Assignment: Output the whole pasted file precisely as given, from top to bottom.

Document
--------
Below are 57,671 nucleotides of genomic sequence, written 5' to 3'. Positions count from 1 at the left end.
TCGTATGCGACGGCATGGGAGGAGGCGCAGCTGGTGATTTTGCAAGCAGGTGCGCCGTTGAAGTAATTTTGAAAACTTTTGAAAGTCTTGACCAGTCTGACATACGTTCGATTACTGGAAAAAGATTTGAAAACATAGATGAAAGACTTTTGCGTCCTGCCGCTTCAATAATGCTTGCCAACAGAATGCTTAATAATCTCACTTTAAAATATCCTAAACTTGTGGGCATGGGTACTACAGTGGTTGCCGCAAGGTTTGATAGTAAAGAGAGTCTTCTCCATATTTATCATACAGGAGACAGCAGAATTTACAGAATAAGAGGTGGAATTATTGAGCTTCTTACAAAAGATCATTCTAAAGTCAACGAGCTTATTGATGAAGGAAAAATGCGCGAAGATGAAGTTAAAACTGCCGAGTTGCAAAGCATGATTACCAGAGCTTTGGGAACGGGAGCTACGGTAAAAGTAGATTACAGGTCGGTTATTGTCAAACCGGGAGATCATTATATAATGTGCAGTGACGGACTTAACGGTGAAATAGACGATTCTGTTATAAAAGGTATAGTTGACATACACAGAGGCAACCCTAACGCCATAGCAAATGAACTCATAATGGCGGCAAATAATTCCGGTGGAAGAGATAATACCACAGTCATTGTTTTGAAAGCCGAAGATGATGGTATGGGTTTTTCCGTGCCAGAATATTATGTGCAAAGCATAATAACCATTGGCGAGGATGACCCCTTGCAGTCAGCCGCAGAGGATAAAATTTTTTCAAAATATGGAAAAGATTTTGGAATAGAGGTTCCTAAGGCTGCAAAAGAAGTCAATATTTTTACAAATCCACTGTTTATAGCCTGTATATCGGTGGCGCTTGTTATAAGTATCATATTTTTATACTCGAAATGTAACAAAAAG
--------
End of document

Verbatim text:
Below are 57,671 nucleotides of genomic sequence, written 5' to 3'. Positions count from 1 at the left end.
TCGTATGCGACGGCATGGGAGGAGGCGCAGCTGGTGATTTTGCAAGCAGGTGCGCCGTTGAAGTAATTTTGAAAACTTTTGAAAGTCTTGACCAGTCTGACATACGTTCGATTACTGGAAAAAGATTTGAAAACATAGATGAAAGACTTTTGCGTCCTGCCGCTTCAATAATGCTTGCCAACAGAATGCTTAATAATCTCACTTTAAAATATCCTAAACTTGTGGGCATGGGTACTACAGTGGTTGCCGCAAGGTTTGATAGTAAAGAGAGTCTTCTCCATATTTATCATACAGGAGACAGCAGAATTTACAGAATAAGAGGTGGAATTATTGAGCTTCTTACAAAAGATCATTCTAAAGTCAACGAGCTTATTGATGAAGGAAAAATGCGCGAAGATGAAGTTAAAACTGCCGAGTTGCAAAGCATGATTACCAGAGCTTTGGGAACGGGAGCTACGGTAAAAGTAGATTACAGGTCGGTTATTGTCAAACCGGGAGATCATTATATAATGTGCAGTGACGGACTTAACGGTGAAATAGACGATTCTGTTATAAAAGGTATAGTTGACATACACAGAGGCAACCCTAACGCCATAGCAAATGAACTCATAATGGCGGCAAATAATTCCGGTGGAAGAGATAATACCACAGTCATTGTTTTGAAAGCCGAAGATGATGGTATGGGTTTTTCCGTGCCAGAATATTATGTGCAAAGCATAATAACCATTGGCGAGGATGACCCCTTGCAGTCAGCCGCAGAGGATAAAATTTTTTCAAAATATGGAAAAGATTTTGGAATAGAGGTTCCTAAGGCTGCAAAAGAAGTCAATATTTTTACAAATCCACTGTTTATAGCCTGTATATCGGTGGCGCTTGTTATAAGTATCATATTTTTATACTCGAAATGTAACAAAAAG